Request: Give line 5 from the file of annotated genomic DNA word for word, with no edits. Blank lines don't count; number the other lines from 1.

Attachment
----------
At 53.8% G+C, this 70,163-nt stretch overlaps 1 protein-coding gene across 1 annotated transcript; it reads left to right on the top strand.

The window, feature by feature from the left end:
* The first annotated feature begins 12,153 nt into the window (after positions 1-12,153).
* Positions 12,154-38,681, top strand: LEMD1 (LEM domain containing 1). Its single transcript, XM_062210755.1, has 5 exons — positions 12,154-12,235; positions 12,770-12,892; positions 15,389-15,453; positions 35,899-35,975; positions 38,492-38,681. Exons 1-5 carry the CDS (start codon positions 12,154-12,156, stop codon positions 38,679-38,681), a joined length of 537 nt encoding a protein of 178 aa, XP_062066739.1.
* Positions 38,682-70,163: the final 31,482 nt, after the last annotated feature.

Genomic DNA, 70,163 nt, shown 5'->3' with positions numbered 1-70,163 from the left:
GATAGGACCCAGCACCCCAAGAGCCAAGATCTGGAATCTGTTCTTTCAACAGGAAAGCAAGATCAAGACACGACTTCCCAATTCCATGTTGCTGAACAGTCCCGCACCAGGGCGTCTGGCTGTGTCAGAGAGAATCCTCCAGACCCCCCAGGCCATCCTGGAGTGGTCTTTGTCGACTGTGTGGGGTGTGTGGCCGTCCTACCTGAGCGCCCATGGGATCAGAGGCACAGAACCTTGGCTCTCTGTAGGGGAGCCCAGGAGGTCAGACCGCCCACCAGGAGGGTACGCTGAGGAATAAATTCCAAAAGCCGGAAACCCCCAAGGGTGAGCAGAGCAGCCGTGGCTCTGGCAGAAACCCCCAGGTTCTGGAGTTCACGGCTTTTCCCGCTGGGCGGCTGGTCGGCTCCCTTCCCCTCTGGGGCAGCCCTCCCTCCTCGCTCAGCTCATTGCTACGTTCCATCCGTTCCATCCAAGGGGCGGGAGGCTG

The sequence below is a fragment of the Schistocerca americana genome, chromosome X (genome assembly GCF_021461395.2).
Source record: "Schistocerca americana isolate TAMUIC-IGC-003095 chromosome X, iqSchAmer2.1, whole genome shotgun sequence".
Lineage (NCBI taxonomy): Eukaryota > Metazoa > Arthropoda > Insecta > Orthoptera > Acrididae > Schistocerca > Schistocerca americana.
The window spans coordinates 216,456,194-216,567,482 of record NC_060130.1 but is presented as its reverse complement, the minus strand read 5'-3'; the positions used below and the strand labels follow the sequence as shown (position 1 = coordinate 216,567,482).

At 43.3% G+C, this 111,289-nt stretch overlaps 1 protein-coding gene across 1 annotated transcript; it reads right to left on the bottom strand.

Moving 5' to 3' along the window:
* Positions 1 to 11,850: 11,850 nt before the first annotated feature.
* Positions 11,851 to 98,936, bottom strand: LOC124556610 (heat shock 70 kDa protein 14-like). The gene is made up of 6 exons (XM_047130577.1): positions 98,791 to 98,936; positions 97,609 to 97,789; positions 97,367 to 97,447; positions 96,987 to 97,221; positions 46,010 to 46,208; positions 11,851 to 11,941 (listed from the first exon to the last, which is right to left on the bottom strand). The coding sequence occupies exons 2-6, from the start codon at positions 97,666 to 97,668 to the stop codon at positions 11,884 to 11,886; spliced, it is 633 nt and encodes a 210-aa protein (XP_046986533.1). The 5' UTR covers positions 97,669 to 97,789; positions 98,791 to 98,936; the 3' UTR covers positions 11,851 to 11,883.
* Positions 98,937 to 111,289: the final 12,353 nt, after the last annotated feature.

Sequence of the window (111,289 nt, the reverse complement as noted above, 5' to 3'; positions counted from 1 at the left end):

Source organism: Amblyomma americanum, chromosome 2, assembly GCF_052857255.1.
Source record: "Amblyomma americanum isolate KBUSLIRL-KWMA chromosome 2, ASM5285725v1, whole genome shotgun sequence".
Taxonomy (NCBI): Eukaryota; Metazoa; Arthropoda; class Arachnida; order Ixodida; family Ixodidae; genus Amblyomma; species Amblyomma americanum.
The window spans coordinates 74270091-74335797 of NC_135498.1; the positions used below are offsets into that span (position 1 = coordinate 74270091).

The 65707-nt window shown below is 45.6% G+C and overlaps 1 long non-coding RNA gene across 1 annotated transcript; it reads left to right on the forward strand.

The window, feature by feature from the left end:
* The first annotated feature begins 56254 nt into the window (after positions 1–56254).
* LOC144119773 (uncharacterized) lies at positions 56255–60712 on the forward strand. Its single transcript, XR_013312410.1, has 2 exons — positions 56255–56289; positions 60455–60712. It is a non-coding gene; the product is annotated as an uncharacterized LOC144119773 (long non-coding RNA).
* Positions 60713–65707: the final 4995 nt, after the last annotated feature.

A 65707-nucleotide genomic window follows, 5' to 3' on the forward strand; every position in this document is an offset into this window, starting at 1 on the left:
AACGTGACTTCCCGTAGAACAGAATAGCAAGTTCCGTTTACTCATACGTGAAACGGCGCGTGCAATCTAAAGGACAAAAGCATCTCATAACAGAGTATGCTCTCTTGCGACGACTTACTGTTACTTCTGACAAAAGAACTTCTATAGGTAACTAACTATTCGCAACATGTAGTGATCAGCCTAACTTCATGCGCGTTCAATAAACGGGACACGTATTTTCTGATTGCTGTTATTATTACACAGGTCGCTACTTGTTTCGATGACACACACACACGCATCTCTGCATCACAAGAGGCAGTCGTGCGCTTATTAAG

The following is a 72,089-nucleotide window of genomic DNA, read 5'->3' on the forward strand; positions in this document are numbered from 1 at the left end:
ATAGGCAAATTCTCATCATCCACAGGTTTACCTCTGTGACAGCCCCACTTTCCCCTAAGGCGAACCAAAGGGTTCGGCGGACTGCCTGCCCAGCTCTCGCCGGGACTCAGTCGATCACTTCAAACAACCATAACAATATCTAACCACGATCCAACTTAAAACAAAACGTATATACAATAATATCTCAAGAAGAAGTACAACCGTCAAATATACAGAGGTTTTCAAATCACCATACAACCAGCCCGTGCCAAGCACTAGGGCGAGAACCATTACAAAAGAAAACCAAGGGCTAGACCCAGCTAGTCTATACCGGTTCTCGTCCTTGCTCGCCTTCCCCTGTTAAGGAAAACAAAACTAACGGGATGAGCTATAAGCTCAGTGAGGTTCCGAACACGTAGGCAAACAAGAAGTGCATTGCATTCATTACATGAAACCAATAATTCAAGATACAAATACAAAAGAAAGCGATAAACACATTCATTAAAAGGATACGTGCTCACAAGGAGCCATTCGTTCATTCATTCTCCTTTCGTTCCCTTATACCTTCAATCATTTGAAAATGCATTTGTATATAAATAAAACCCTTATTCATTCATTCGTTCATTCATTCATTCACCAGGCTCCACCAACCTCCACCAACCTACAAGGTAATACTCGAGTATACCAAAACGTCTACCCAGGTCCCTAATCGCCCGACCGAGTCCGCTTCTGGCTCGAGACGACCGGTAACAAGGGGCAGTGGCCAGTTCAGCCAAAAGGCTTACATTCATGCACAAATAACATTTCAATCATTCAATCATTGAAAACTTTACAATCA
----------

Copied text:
* Positions 38,682-70,163: the final 31,482 nt, after the last annotated feature.